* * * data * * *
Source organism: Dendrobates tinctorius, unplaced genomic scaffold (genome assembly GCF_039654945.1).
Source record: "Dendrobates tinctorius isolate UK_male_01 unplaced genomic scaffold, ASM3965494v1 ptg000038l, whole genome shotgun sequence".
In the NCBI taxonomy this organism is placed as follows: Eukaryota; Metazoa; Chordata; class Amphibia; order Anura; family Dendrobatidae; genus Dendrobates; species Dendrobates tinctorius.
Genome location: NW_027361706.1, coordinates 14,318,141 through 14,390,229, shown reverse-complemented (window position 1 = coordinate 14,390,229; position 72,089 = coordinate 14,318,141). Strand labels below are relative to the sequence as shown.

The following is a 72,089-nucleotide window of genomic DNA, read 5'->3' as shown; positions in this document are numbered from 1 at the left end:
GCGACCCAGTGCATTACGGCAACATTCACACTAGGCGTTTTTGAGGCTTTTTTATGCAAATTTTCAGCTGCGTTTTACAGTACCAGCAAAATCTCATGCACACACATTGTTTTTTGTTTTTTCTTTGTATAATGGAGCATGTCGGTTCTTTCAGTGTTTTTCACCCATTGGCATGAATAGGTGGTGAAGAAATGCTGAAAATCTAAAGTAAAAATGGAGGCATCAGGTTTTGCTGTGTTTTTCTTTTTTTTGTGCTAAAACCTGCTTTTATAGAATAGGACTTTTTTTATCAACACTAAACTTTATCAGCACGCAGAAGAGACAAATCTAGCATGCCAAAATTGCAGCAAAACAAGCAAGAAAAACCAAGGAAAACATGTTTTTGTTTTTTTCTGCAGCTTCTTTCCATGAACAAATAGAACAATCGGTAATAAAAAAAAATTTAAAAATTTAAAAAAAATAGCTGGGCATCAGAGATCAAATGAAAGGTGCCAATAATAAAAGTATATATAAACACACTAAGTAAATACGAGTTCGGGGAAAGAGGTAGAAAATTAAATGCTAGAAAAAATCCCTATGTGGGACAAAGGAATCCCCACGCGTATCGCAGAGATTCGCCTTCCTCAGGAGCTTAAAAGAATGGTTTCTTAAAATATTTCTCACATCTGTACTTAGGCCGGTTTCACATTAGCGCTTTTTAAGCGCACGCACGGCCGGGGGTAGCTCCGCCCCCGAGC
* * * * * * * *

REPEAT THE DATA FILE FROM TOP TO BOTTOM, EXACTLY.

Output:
Source organism: Dendrobates tinctorius, unplaced genomic scaffold (genome assembly GCF_039654945.1).
Source record: "Dendrobates tinctorius isolate UK_male_01 unplaced genomic scaffold, ASM3965494v1 ptg000038l, whole genome shotgun sequence".
In the NCBI taxonomy this organism is placed as follows: Eukaryota; Metazoa; Chordata; class Amphibia; order Anura; family Dendrobatidae; genus Dendrobates; species Dendrobates tinctorius.
Genome location: NW_027361706.1, coordinates 14,318,141 through 14,390,229, shown reverse-complemented (window position 1 = coordinate 14,390,229; position 72,089 = coordinate 14,318,141). Strand labels below are relative to the sequence as shown.

The following is a 72,089-nucleotide window of genomic DNA, read 5'->3' as shown; positions in this document are numbered from 1 at the left end:
GCGACCCAGTGCATTACGGCAACATTCACACTAGGCGTTTTTGAGGCTTTTTTATGCAAATTTTCAGCTGCGTTTTACAGTACCAGCAAAATCTCATGCACACACATTGTTTTTTGTTTTTTCTTTGTATAATGGAGCATGTCGGTTCTTTCAGTGTTTTTCACCCATTGGCATGAATAGGTGGTGAAGAAATGCTGAAAATCTAAAGTAAAAATGGAGGCATCAGGTTTTGCTGTGTTTTTCTTTTTTTTGTGCTAAAACCTGCTTTTATAGAATAGGACTTTTTTTATCAACACTAAACTTTATCAGCACGCAGAAGAGACAAATCTAGCATGCCAAAATTGCAGCAAAACAAGCAAGAAAAACCAAGGAAAACATGTTTTTGTTTTTTTCTGCAGCTTCTTTCCATGAACAAATAGAACAATCGGTAATAAAAAAAAATTTAAAAATTTAAAAAAAATAGCTGGGCATCAGAGATCAAATGAAAGGTGCCAATAATAAAAGTATATATAAACACACTAAGTAAATACGAGTTCGGGGAAAGAGGTAGAAAATTAAATGCTAGAAAAAATCCCTATGTGGGACAAAGGAATCCCCACGCGTATCGCAGAGATTCGCCTTCCTCAGGAGCTTAAAAGAATGGTTTCTTAAAATATTTCTCACATCTGTACTTAGGCCGGTTTCACATTAGCGCTTTTTAAGCGCACGCACGGCCGGGGGTAGCTCCGCCCCCGAGC